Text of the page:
Ditching carbonated drinks could help to prevent childhood obesity, scientists said on Friday.

Obesity is a growing problem in children. Researchers at the Bournemouth Diabetes and Endocrine Centre in southern England found that just cutting down on carbonated drinks limited their obesity rates.



“The message was ‘Ditch the fizz’,” Dr David Kerr, the head of the research team, said in an interview.



Rather than targeting multiple areas such as food, drink and exercise to prevent childhood obesity, Kerr and his team decided to focus on just one — carbonated drinks.



Fizzy drinks contain large amounts of sugar that are rapidly absorbed into the bloodstream. If the child doesn’t use it up it gets stored as fat.



“We thought if we could persuade children to reduce their consumption of fizzy drinks it would go some way to prevent them becoming overweight or obese,” Kerr explained.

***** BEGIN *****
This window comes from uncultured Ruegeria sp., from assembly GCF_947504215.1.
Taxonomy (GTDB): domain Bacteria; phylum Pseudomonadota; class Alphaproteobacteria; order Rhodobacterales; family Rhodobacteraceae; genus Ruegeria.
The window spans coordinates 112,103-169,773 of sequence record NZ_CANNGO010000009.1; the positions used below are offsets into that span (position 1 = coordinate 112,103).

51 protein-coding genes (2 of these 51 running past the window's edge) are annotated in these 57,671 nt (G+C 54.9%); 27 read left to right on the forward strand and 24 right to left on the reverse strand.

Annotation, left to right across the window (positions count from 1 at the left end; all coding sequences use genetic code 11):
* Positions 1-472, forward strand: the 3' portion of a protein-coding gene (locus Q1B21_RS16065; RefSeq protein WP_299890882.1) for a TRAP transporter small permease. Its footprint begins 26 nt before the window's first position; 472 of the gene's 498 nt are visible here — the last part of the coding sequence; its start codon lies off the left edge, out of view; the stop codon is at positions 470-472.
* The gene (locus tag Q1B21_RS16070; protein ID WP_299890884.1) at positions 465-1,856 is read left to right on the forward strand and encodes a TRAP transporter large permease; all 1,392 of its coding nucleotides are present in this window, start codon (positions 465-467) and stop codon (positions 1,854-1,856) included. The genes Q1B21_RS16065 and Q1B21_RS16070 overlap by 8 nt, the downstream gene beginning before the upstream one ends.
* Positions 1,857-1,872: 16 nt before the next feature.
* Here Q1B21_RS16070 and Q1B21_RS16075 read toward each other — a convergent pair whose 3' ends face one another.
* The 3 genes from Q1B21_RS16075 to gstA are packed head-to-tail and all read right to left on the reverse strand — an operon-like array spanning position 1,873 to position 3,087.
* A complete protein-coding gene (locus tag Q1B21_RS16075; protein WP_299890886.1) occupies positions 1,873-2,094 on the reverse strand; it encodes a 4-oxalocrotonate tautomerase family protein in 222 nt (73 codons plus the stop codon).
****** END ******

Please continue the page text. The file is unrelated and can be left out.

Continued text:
It did.



In a study of 650 schoolchildren, aged 7-11, Kerr and his team said half of the youngsters cut their consumption of fizzy drinks by half a glass a day, about 250 ml (9 ounces).



The other half, or control group, drank about 0.2 glasses more a day in addition to their average of about two glasses every three days.



By the end of the school year the percentage of overweight and obese children in the control group rose by 7.6 percent but fell 0.2 percent in the children who cut fizzy drinks.



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